hurricane sandy

How To Learn To Love The Disaster Industry

Oct 31, 2014
Edward Dai/Epoch Times

Disasters are causing more and more damage, and the federal government is spending more and more money to rebuild afterwards.

But before the construction crew can begin repairs, homeowners face months-long delays and poor customer service in the preliminary stages of the application process. Some homeowners even complain that the rebuilding process has become as traumatic as the storm itself.

The Other Industry That's Too Big to Fail

Oct 30, 2014
Eve Troeh

The New Jersey Sandy recovery service center had so few chairs that some customers had to wait while standing in long lines. The firm used software taken off the Internet and full of bugs. Homeowners were directed to make appointments through a call center, but employees were never told when they would show up.

That is what Sandy victims faced when they came to one of nine intake centers set up to distribute long-term federal aid to homeowners, David, a former employee, said. He said he and his colleagues wanted to help, but met repeated obstacles.

Elizabeth Rush

Low-lying coastal areas are the front lines for sea level rise, and increasingly frequent and destructive storms at sea. Hurricane Sandy proved it’s not just the South or the Gulf Coast at risk. Staten Island, one of New York City’s five boroughs, saw heavy flooding after Hurricane Sandy, which hit two years ago this month.

The way Eddie Perez tells it, the night of October 29, 2012 played out like one of those movies about the apocalypse. "About 7:55 I was watching the news and they said at 8 o’clock it was coming"

Lusia Dantas / www.landofopportunityinteractive.com

Luisa Dantas created a Hurricane Katrina-related website called Land of Opportunity, which accompanies a documentary film of the same name. It chronicles ongoing challenges of disaster recovery and resilience.

The newest feature is a timeline that compares and contrasts stories of Hurricane Katrina and Hurricane Sandy.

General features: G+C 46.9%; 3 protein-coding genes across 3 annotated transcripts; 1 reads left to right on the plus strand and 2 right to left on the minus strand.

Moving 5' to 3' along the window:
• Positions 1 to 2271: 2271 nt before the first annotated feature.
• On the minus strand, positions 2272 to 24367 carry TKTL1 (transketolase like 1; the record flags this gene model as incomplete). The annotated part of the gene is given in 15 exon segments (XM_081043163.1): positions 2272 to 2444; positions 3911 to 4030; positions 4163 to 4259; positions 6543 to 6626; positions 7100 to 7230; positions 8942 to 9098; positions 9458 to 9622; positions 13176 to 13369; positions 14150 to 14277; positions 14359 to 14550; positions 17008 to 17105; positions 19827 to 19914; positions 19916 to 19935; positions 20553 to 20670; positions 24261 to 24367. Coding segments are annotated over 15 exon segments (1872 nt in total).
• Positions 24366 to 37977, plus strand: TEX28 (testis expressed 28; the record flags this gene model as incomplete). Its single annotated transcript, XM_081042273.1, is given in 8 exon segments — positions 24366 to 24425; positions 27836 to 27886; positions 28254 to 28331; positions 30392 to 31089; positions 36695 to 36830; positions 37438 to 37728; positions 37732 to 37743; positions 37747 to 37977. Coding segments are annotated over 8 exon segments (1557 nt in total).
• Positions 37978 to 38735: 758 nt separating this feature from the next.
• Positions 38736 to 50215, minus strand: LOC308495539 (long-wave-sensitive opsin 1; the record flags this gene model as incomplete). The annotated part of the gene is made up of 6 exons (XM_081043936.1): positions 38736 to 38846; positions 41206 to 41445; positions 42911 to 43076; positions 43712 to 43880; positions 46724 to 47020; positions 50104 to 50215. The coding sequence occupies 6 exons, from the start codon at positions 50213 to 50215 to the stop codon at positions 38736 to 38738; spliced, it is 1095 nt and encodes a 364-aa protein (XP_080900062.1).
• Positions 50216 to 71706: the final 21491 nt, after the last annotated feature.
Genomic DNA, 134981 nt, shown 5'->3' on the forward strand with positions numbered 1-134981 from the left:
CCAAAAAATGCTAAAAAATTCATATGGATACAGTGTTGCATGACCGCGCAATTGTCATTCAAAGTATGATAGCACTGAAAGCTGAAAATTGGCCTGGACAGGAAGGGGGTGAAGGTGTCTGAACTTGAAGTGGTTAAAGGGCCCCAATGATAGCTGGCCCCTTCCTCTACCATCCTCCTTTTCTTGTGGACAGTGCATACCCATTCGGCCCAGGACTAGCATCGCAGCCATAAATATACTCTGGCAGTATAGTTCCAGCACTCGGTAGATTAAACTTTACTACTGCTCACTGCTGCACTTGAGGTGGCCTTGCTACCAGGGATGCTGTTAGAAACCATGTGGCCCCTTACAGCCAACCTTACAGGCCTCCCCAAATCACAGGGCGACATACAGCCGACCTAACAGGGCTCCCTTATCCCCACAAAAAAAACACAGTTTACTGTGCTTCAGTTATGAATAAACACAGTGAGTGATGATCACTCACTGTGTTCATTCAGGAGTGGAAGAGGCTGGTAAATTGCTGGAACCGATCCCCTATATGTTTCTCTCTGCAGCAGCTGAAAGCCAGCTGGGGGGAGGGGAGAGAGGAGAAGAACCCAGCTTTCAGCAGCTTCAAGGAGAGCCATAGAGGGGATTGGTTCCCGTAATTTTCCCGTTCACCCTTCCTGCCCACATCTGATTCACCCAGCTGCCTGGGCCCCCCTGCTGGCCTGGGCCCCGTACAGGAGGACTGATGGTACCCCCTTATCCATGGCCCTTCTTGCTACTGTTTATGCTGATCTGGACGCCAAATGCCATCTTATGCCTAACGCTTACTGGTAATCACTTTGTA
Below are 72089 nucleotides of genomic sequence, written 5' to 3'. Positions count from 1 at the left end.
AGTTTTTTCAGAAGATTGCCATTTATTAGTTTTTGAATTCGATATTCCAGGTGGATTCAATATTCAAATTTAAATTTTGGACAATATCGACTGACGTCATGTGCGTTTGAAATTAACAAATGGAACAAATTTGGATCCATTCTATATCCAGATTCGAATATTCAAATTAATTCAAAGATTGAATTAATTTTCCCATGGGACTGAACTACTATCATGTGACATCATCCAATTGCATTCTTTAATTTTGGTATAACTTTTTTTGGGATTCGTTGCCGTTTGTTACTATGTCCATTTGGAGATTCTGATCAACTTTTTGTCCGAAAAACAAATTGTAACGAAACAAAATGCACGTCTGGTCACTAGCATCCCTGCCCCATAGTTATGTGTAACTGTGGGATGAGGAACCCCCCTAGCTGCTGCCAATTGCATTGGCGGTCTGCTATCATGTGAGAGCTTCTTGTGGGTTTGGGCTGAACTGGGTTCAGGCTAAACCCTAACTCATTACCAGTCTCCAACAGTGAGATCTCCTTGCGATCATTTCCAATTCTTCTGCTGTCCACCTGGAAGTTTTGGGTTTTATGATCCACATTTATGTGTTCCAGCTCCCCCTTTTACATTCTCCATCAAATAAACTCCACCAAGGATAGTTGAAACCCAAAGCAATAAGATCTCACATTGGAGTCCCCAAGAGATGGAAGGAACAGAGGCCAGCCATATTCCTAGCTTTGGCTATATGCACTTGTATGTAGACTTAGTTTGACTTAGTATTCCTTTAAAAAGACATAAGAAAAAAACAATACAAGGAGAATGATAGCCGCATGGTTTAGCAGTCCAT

The Fourth of July is one of the busiest times of the year on the Jersey Shore. Of course this year, many communities are still recovering from Superstorm Sandy.

Determined to be prepared for the next big storm, some property owners are lifting their homes and businesses higher above sea level.

The people who do this work are called “house jackers.” And they are in high demand these days.

Sandy

Nov 17, 2012

If you’re storm damaged like me, you get drawn into every radio interview you hear about Hurricane Sandy: The disbelief, the frustration, and the delays. In every instance, I think to myself: “This sounds oh, so familiar.”

Also familiar is what I’m hearing from farmers market organizers in New York. Fishing families were hammered hard; farmers less so. It has also been gratifying to learn that some of Manhattan’s hard edges are softening. Trauma is heeding to people’s need for gentleness.

Hurricane Sandy left a long trail of destruction across the New Jersey shoreline. And it did a lot more than just flood houses.

In towns like Seaside Heights and Belmar, Sandy wiped out the boardwalks that line the beach. In places like these, boardwalks served as the commercial center knitting the towns together, and residents are wondering where to go from here.

Until two weeks ago, the boardwalk was the place to hang out in Belmar, N.J. Ann Summer was walking along the water with her husband this weekend.

Post-Sandy, Residents Gut Hard-Hit Rockaway

Nov 12, 2012

Ferry service into Manhattan started Monday for the Rockaway section of Queens, one of the hardest-hit New York City neighborhoods after Superstorm Sandy. Many residents are still feeling cut off, struggling without power or adequate public transportation options. And now worries about mold are creeping in.

But the new ferries were a small consolation for the trickle of commuters who trudged onto Manhattan soil for the first time in two weeks. Some of them, like Sheila Curran, were grinning all the way down the plank.

A team of five Louisiana emergency managers, including the head of the Governor's Office of Homeland Security and Emergency Preparedness, have been deployed to New York to assist officials there in responding to Hurricane Sandy.

In addition, two GOHSEP staffers who had been working in Pennsylvania travelled to New Jersey on Nov. 3 to offer their assistance as well.

Louisiana state troopers who volunteered to help New Jersey police after Hurricane Sandy were able to vote absentee, by fax.

A convoy of 25 troopers left Louisiana about 3 a.m. Sunday on the 1,300-mile drive to New Jersey.

Capt. Doug Cain, a state police spokesman, says state police commanders asked Secretary of State Tom Schedler to find a way the troopers could vote absentee. He talked to Attorney General Buddy Caldwell's office and to voter registrars in the troopers' home parishes.

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